Appeal for help to repair flood damage to Cat Bells

Runner Steve Birkinshaw with rangers on Cat Bells
Published : 01 Apr 2016 Last update : 04 Apr 2016

Was Cat Bells your first fell? Its distinctive summit dome and it’s fantastic views out over Derwent Water ensure Cat Bells has a special place in many people’s hearts. But the floods of 2015 caused landslides and worsened existing erosion damage on the steep fell paths – and now Cat Bells needs your help.

Help us raise £25,000

Keswick Mountain Festival and the National Trust have joined forces in a campaign to raise £25,000 for urgent work needed on Cat Bells on the Western Shore of Derwent Water near Keswick. 

Joe Cornforth, Upland Path Supervisor for the National Trust in the North Lakes, said: 'Storm Desmond caused a landslide on Cat Bells, ripping straight through the well-known lower terrace path and making existing erosion scars on the summit path so much worse that they almost became unwalkable. '

In places paths have been gouged by rainwater
Cat Bells terrace path damaged by Storm Desmond
In places paths have been gouged by rainwater

'We carried out emergency repairs to keep the paths open for Christmas. However, we need them to withstand the next storm that comes along, so we’ve got to make the paths and the fells a lot more resilient to the extreme weather events we’ve seen in recent years in the Lakes.'

Slowing the Flow

One of the first tasks to be undertaken by the National Trust and supported by Keswick Mountain Festival is the planting of trees on the steep flank of Cat Bells. Long term, the trees will help to stabilise the very unstable ground as well as helping slow the flow of rainwater down the fell reducing the risk of future landslides. 

'This will not only help protect Cat Bells, making it less likely that paths will be carried away by landslides as they were in December,' says Joe. 'It will also help protect the roads from damage by slowing the water down and releasing it more gradually into rivers and the lake. I live in Keswick and also witnessed first hand the damage to family and friends’ homes as a result of Storm Desmond and I hope never to see anything like that again.' 

Planting trees helps to stabilise the steep slopes reducing the risk of landslides
Steve Birkinshaw on Cat Bells planting trees with rangers
Planting trees helps to stabilise the steep slopes reducing the risk of landslides

Record Breaking


Steve Birkinshaw, the Cumbrian fell runner who holds the record for tackling all of Alfred Wainwright’s 214 peaks in just six days and 13 hours, joined teams from The National Trust and Fix the Fells to plant the first lot of saplings on Cat Bells on Wednesday 30th March. Steve broke the legendary Joss Naylor’s record in 2014, and Cat Bells was the final Wainwright he reached.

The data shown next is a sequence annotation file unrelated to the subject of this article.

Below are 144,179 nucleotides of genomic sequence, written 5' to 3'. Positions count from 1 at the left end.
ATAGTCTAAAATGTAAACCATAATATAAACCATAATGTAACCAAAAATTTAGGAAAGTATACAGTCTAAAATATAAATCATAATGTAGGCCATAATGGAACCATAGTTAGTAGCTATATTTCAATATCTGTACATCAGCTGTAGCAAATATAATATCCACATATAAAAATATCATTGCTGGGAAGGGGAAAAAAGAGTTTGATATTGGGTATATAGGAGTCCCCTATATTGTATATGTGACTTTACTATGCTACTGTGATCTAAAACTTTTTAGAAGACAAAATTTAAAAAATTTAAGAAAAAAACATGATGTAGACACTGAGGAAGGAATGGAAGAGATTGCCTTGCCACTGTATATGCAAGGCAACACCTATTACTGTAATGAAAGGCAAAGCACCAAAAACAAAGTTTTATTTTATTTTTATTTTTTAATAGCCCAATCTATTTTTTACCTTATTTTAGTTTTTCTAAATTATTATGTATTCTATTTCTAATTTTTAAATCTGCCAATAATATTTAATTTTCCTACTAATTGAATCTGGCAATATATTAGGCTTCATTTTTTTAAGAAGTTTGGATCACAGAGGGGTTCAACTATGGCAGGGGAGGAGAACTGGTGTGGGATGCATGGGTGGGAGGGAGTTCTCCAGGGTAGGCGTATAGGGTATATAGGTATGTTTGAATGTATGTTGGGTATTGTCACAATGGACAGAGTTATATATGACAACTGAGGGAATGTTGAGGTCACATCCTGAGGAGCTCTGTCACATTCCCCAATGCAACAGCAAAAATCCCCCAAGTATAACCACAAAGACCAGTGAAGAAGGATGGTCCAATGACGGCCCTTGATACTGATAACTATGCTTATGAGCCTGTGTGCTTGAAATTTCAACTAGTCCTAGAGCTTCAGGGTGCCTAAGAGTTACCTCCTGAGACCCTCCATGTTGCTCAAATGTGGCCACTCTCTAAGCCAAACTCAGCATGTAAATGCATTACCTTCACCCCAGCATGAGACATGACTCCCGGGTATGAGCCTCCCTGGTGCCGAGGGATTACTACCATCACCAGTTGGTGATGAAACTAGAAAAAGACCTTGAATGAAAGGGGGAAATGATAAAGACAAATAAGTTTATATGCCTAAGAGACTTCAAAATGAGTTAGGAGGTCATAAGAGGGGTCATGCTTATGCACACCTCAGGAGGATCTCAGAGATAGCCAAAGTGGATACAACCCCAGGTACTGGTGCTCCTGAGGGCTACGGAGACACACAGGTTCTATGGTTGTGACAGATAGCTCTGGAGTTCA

Steve will be working with Berghaus during this year’s Keswick Mountain Festival, which runs from 19th -22nd May. He will be leading group trail runs for visitors and speaking in the Adventure Talks Tipi in the Festival Village and was only too pleased to come out to do his bit on Cat Bells. He said: 'The Lake District is the most amazing and beautiful natural adventure playground. It’s loved by so many people, but it does still need to be looked after so it’s great that the Keswick Mountain Festival is supporting the work of the National Trust teams in caring for Cat Bells.'


Keswick Mountain Festival


Nicola Meadley, Keswick Mountain Festival Director, said: 'For many people, Cat Bells is their first climb. It provides a stunning backdrop to the Festival village and we know it holds a special place in the heart of the many walkers, runners and outdoor enthusiasts who come to the Festival each year. 

'The National Trust Rangers and volunteers work really hard to keep Cat Bells and much of the Lake District beautiful and accessible so we’re delighted to have them as our official Festival charity in our tenth anniversary year. We hope that everyone attending the Festival can donate something to help look after the landscape that we all love running, cycling, swimming and climbing in.

The campaign aims to raise the £25,000, which will pay for 950 tonnes of gravel, 30 bags of stone, and the labour and machinery needed – including a helicopter to lift the bags of stone into position - to move them up the fell to repair the paths.


Donate to the Lake District flood appeal

With your support we can continue to repair the destruction caused by Storm Desmond and protect the Lake District from future storms